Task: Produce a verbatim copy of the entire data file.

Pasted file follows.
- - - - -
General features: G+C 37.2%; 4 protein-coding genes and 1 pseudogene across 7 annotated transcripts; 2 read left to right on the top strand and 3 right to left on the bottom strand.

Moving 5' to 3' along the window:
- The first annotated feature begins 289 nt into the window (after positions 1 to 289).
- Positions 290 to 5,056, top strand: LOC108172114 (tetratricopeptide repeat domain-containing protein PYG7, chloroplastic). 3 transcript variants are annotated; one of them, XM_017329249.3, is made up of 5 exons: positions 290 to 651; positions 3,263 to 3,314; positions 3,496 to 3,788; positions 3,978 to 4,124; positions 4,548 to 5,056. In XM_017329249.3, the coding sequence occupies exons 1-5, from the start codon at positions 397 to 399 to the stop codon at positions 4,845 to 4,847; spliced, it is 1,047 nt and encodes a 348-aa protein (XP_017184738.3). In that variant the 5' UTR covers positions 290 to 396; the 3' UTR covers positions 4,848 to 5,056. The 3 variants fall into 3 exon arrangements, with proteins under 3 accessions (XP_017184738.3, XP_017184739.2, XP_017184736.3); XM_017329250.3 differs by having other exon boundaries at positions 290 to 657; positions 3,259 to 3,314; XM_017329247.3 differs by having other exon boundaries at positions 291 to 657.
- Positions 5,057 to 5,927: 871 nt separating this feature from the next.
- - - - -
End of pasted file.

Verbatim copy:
General features: G+C 37.2%; 4 protein-coding genes and 1 pseudogene across 7 annotated transcripts; 2 read left to right on the top strand and 3 right to left on the bottom strand.

Moving 5' to 3' along the window:
- The first annotated feature begins 289 nt into the window (after positions 1 to 289).
- Positions 290 to 5,056, top strand: LOC108172114 (tetratricopeptide repeat domain-containing protein PYG7, chloroplastic). 3 transcript variants are annotated; one of them, XM_017329249.3, is made up of 5 exons: positions 290 to 651; positions 3,263 to 3,314; positions 3,496 to 3,788; positions 3,978 to 4,124; positions 4,548 to 5,056. In XM_017329249.3, the coding sequence occupies exons 1-5, from the start codon at positions 397 to 399 to the stop codon at positions 4,845 to 4,847; spliced, it is 1,047 nt and encodes a 348-aa protein (XP_017184738.3). In that variant the 5' UTR covers positions 290 to 396; the 3' UTR covers positions 4,848 to 5,056. The 3 variants fall into 3 exon arrangements, with proteins under 3 accessions (XP_017184738.3, XP_017184739.2, XP_017184736.3); XM_017329250.3 differs by having other exon boundaries at positions 290 to 657; positions 3,259 to 3,314; XM_017329247.3 differs by having other exon boundaries at positions 291 to 657.
- Positions 5,057 to 5,927: 871 nt separating this feature from the next.